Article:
Legendary Nine broadcaster Brian Henderson has died aged 89

Brian Henderson

Current Nine Sydney newsreader Peter Overton paid tribute to Henderson this morning

Tributes to long-time Nine Sydney newsreader Brian Henderson are flooding social media this morning. Nine’s Today show co-host Karl Stefanovic announced his passing at 9am on the program this morning.

“Brian was 89 and a much-loved member of the Nine family,” said Stefanovic.

“He read the weeknight Sydney News from 1957 until his retirement in 2002 as Australia’s longest-serving news presenter. He also hosted Bandstand for many years. I knew him, he was an absolute legend.

“He was a gentleman and a total professional who provided guidance and inspiration for so many colleagues and generations who followed. Brian was married to his lovely wife Mardi for 48 years and she was at his bedside along with his daughters Jodie and Nicole.”

Henderson was born in New Zealand and became known to colleagues and many viewers as “Hendo”.

His trademark farewell at the end of each bulletin was “…and that’s the way it is” or “the way it is”.

When Henderson retired at the end of the TV ratings year in 2002, he noted it was time for him to stop presenting the news and to start watching it.

His final message to viewers was: “Not the way it was, as has been suggested, but for the last time, the way it is, this Friday the 29th of November, this is Brian Henderson – a sad Brian Henderson – saying not good night, this time, but goodbye.”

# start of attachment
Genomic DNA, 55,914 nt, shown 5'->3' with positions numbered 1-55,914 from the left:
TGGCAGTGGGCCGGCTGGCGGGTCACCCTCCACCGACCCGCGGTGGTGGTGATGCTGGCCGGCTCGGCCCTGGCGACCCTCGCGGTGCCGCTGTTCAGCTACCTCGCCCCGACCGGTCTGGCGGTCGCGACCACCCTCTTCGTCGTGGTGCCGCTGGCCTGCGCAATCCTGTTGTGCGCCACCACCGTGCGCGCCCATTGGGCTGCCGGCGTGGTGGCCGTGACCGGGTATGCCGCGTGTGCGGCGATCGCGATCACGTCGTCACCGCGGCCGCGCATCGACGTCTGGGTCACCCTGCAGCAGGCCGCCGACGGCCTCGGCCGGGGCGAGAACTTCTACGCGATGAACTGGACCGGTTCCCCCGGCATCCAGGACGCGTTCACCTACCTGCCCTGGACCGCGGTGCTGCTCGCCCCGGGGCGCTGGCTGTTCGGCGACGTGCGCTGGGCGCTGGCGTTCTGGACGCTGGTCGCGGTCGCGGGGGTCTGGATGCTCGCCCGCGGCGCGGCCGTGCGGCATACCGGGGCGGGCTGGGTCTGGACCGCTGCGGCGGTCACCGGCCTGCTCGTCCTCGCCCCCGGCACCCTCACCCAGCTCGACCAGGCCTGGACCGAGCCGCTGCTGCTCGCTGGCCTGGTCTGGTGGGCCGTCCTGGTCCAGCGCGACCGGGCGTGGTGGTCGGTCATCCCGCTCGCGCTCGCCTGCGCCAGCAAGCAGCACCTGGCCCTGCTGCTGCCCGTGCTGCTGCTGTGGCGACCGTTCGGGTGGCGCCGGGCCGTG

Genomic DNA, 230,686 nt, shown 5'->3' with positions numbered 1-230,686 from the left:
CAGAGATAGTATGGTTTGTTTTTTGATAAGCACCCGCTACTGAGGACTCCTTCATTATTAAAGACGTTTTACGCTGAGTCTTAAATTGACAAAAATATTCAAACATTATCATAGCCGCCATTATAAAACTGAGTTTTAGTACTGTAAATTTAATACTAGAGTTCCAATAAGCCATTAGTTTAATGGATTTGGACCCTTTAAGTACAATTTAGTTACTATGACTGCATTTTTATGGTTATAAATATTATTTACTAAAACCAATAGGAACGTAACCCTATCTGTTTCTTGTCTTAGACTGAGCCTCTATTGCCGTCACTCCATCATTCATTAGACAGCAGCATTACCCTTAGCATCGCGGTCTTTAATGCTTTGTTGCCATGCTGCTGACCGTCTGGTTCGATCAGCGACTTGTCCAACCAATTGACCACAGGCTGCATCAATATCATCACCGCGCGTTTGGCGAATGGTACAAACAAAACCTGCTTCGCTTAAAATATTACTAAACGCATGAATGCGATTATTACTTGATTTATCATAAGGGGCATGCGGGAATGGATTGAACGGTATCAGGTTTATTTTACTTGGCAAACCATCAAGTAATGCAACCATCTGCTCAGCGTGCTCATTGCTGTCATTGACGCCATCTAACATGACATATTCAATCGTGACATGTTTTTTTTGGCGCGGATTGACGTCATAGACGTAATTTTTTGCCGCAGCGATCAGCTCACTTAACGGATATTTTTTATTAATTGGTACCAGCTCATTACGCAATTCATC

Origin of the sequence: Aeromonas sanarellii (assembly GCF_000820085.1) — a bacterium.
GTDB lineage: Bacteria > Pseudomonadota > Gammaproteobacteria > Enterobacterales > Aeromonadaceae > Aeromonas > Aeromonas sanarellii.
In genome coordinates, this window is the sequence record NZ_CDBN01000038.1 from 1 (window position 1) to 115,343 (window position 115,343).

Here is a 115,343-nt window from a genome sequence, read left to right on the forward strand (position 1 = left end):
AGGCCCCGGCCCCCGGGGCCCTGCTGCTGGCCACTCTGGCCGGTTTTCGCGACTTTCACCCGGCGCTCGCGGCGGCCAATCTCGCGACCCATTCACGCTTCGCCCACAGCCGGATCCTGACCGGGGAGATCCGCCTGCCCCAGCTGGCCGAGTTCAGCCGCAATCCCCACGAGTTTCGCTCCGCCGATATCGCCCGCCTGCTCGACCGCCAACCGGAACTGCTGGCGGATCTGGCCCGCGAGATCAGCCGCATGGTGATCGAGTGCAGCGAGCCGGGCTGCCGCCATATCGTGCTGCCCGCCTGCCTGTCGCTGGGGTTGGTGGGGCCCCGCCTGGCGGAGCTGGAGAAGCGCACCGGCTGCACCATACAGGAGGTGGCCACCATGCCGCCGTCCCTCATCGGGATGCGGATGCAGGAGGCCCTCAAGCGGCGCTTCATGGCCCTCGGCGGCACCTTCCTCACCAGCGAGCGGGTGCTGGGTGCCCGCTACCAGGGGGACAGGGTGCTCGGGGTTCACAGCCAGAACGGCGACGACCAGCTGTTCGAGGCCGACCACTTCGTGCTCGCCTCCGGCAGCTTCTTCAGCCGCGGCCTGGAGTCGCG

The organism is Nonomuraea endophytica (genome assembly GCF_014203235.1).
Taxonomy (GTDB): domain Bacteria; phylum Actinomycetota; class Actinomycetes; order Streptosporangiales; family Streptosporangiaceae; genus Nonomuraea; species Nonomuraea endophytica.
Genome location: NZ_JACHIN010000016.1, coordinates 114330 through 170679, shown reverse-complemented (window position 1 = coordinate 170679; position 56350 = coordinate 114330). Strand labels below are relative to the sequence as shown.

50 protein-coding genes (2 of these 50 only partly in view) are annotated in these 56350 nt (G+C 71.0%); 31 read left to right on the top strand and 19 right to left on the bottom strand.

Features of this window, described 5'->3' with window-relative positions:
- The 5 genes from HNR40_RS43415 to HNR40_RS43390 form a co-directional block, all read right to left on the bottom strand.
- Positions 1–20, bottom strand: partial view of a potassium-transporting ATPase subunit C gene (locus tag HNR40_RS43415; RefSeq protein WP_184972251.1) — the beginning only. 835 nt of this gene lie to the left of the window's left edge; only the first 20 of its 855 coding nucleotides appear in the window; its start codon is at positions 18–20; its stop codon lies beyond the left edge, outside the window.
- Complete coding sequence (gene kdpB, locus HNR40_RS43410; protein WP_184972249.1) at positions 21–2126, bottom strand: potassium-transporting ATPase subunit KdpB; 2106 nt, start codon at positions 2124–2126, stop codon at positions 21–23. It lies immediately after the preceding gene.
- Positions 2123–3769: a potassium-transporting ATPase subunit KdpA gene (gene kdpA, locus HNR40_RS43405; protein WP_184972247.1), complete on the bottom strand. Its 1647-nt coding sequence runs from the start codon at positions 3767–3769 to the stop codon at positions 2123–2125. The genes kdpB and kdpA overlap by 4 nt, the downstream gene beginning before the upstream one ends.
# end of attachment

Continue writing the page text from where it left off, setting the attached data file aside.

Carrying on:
Henderson was later heard on Foxtel a decade later as the narrator of the documentary on the Granville rail disaster.

Former colleague Jim Wilson, now with 2GB, said this morning: “A giant of the industry, was a taskmaster (along with Ian Cook) with me when I started at Nine News Sydney and best thing that ever happened to me professionally.”

Current Nine Sydney newsreader Peter Overton paid tribute to Henderson this morning at the start of the Ray Hadley 2GB program.

Peter Costello, chairman of Nine, remembered Henderson as the “best of the best”.

He told The Sydney Morning Herald: “He was iconic. The ultimate professional and the trusted face of television news for generations of Australians.

“Hendo was not just a much-loved newsman he also brought modern pop music to generations of Australian teenagers through his hosting role on Bandstand.

“He was trusted, he had a warmth that he brought into the living rooms of millions of Australians. He will be deeply missed but his giant legacy and contribution will live on in the DNA of Nine.”

Darren Wick, Nine’s director of news and current affairs, said Henderson was “idolised by every one of us lucky enough to have worked with him”.

“He was the epitome of credibility, reliability and clarity. He set the standard that we aspire to live up to every night of the week.”

Watch Hendo’s final Nine Sydney bulletin here.

To Top